Thursday, November 21, 2019

Four Approaches to Preschool and Why They Matter

When it's time to apply for your first job at a preschool, the options can be overwhelming. There's a temptation to apply everywhere and jump at the first job offer you get. However, before you send out your resume, it's worth taking some time to consider the type of preschool you'd love going to every day. If you've written a personal philosophy of education, start with that. What do you consider to be the most crucial part of a preschooler's education? Are you into Constructivism and a fan of free play, or are you convinced that school readiness should be the focus of a high-quality program? You may fall somewhere in the middle, and that's OK. What matters is that you know where you stand so you can focus your efforts on finding a good fit with a school you love. To focus your search, consider the following four popular approaches to preschool and think about which may be the best environment for you as a teacher.

Four Approaches to Preschool and Why They Matter


HighScope schools focus on active learning. Children are encouraged to construct their own knowledge through the Plan-Do-Review framework. The most famous iteration of the HighScope curriculum may be the Perry Preschool Project, which established the value of early childhood education, both on a human scale and as a financial consideration. Another famous school system that often uses the HighScope curriculum is Head Start.

Reggio Emilia

The Reggio Emilia curriculum is named after a town in Italy called, you guessed it, Reggio Emilia. Hallmarks of the Reggio approach include:
  • The Hundred Languages of Children. This phrase refers to the belief that children have infinite ways of expressing themselves, each of which should be honored.
  • Provocations. Provocations are open-ended (but not unplanned) materials that are set out for the children to explore without direct instruction and without a specific end in mind.
  • The three teachers. The first teacher in Reggio Emilia's thinking is the parent, the second is the classroom teacher, and the third teacher is the environment. Therefore, Reggio-inspired teachers pay special attention to setting up the environment. The moment you walk into a Reggio Emilia school, such as Little Sunshine's Playhouse, you will notice the breathtaking beauty of the environment. 
  • Documentation. In the context of the Reggio Emilia curriculum, documentation doesn't necessarily refer to file folders full of reports or to statistics reported to a governing body. Instead, the documentation is part of the learning and reflecting process. It may involve children's work or photographs of the children working. A standout feature of Reggio-style documentation is that it is displayed publicly for the children, their parents, and visitors to see.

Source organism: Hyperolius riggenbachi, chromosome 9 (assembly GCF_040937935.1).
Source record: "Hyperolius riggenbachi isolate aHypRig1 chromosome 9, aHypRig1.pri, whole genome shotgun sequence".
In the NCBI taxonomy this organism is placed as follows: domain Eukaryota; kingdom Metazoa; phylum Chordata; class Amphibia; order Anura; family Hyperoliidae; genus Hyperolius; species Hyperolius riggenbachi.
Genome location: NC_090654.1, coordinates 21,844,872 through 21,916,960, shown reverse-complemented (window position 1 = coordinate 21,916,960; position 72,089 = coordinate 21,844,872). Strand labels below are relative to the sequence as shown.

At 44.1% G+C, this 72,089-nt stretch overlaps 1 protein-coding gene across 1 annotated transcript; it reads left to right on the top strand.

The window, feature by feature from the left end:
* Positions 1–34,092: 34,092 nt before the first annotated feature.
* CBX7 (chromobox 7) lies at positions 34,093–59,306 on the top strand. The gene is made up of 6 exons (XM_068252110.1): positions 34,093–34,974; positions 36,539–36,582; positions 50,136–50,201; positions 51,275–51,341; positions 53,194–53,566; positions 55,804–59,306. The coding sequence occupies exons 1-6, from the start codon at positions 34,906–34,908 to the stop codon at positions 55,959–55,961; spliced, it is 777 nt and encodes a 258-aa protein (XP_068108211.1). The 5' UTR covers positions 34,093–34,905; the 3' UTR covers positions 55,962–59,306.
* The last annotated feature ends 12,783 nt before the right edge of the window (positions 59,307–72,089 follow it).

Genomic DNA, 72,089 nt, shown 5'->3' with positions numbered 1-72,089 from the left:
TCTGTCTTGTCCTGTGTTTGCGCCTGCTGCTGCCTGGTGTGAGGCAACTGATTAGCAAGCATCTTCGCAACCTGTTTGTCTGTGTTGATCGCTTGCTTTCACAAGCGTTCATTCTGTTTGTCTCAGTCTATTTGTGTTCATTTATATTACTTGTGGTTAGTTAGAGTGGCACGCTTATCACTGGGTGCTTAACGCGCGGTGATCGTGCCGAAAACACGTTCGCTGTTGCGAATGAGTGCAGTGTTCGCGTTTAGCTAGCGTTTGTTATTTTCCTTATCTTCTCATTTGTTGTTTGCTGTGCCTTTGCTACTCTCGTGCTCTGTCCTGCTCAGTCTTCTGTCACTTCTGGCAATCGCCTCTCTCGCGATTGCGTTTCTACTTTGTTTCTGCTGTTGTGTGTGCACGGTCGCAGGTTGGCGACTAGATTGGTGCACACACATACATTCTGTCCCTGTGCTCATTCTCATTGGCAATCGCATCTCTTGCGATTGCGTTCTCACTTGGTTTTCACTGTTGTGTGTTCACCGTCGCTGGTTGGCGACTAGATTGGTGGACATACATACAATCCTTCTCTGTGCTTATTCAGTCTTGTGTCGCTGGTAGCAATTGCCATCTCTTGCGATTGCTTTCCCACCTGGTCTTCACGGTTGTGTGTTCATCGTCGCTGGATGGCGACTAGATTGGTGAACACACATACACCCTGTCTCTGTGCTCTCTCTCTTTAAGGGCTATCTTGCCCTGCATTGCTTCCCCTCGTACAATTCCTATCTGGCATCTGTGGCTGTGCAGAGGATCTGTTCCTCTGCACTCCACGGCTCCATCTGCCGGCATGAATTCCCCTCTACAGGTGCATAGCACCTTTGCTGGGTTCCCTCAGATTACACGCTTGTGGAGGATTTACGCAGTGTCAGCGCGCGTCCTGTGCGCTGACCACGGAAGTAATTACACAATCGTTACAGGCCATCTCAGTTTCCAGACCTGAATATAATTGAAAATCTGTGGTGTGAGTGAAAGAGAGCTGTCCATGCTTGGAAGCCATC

Maria Montessori was a pioneer in the field of early childhood education. She set out to teach "unteachable" children, and her methods were so successful that they have been applied to learners of all ages. In the preschool context, the Montessori curriculum focuses more on regulation and practice than on free play. Still, the children are free to choose their own activities within the structure of the Montessori classroom. Familiar features in Montessori classrooms include:Self-correcting materials. The Montessori method centers on specific materials that don't turn out right if not put together correctly. For example, when working with the Montessori cylinder block, a child quickly learns that, if even one cylinder is out of place, not all the cylinders will fit back into the block.
  • Self-correcting materials. The Montessori method centers on specific materials that don't turn out right if not put together correctly. For example, when working with the Montessori cylinder block, a child quickly learns that, if even one cylinder is out of place, not all the cylinders will fit back into the block.
  • Practical life elements. Practical life materials are easy to notice in the Montessori classroom because they include real glasses, child-sized water pitchers, and so on. The children use them to practice real-life skills at a scale they can handle.


Waldorf schools focus on the whole child and do not emphasize academics at an early age. In fact, classic Waldorf schools don't teach reading to children younger than age seven. Some Waldorf-inspired schools approach academics earlier than age seven, mainly when they are motivated by state school-readiness standards. Other unmistakable features of Waldorf preschools include:

  • Imagery. Rudolf Steiner, the man behind the Waldorf philosophy, believed in the great power of imagery and metaphor. Therefore, imagery is the foundation for many aspects of the Waldorf approach.
  • Natural materials. You won't find plastic toys in a Waldorf classroom. Instead, the children use natural materials in their play, including wood, silk, and beeswax.
  • Learning through story. Story is an underlying theme in Waldorf curriculum. Children learn from stories in all subjects, not only literature and history.

Some schools blend two or more core philosophies or take bits and pieces from all over. Others adhere strictly to one ideology. When you start researching new opportunities, read the job ad carefully but then go to the center's website and read the philosophy and curriculum pages. Although they're geared toward parents, they will give you a wealth of information about what goes on behind the scenes. Before you interview, make a note to yourself about your have-to-haves, nice-to-haves, and deal-breakers. That way, you're less likely to get caught up in the moment and accept a job that honestly isn't a good fit for you. Wherever you end up, you're sure to learn a lot and make lots of fun memories along the way!

Disclosure: This is a partnered post. 

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